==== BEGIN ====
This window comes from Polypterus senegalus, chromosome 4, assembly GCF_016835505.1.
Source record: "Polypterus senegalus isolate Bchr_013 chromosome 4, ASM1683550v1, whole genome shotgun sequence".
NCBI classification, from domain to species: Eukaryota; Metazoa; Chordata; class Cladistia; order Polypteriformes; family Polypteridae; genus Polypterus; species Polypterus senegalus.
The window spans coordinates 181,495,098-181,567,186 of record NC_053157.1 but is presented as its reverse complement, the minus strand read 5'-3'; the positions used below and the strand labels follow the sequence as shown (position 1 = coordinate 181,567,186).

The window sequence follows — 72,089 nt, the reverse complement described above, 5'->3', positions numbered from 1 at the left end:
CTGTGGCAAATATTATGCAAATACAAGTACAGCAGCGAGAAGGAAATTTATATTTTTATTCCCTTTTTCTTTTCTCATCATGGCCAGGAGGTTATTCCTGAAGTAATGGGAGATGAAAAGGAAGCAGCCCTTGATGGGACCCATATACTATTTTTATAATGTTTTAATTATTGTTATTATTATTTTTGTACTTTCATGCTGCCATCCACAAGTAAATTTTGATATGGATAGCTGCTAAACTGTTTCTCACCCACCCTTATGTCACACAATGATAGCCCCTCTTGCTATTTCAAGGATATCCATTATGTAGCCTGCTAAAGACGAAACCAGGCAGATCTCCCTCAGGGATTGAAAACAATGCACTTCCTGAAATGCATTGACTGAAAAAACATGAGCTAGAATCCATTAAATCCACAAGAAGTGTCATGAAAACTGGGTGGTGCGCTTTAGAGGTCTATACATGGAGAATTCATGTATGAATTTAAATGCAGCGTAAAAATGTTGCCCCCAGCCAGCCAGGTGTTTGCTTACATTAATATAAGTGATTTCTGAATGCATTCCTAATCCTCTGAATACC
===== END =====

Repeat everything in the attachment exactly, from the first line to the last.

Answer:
This window comes from Polypterus senegalus, chromosome 4, assembly GCF_016835505.1.
Source record: "Polypterus senegalus isolate Bchr_013 chromosome 4, ASM1683550v1, whole genome shotgun sequence".
NCBI classification, from domain to species: Eukaryota; Metazoa; Chordata; class Cladistia; order Polypteriformes; family Polypteridae; genus Polypterus; species Polypterus senegalus.
The window spans coordinates 181,495,098-181,567,186 of record NC_053157.1 but is presented as its reverse complement, the minus strand read 5'-3'; the positions used below and the strand labels follow the sequence as shown (position 1 = coordinate 181,567,186).

The window sequence follows — 72,089 nt, the reverse complement described above, 5'->3', positions numbered from 1 at the left end:
CTGTGGCAAATATTATGCAAATACAAGTACAGCAGCGAGAAGGAAATTTATATTTTTATTCCCTTTTTCTTTTCTCATCATGGCCAGGAGGTTATTCCTGAAGTAATGGGAGATGAAAAGGAAGCAGCCCTTGATGGGACCCATATACTATTTTTATAATGTTTTAATTATTGTTATTATTATTTTTGTACTTTCATGCTGCCATCCACAAGTAAATTTTGATATGGATAGCTGCTAAACTGTTTCTCACCCACCCTTATGTCACACAATGATAGCCCCTCTTGCTATTTCAAGGATATCCATTATGTAGCCTGCTAAAGACGAAACCAGGCAGATCTCCCTCAGGGATTGAAAACAATGCACTTCCTGAAATGCATTGACTGAAAAAACATGAGCTAGAATCCATTAAATCCACAAGAAGTGTCATGAAAACTGGGTGGTGCGCTTTAGAGGTCTATACATGGAGAATTCATGTATGAATTTAAATGCAGCGTAAAAATGTTGCCCCCAGCCAGCCAGGTGTTTGCTTACATTAATATAAGTGATTTCTGAATGCATTCCTAATCCTCTGAATACC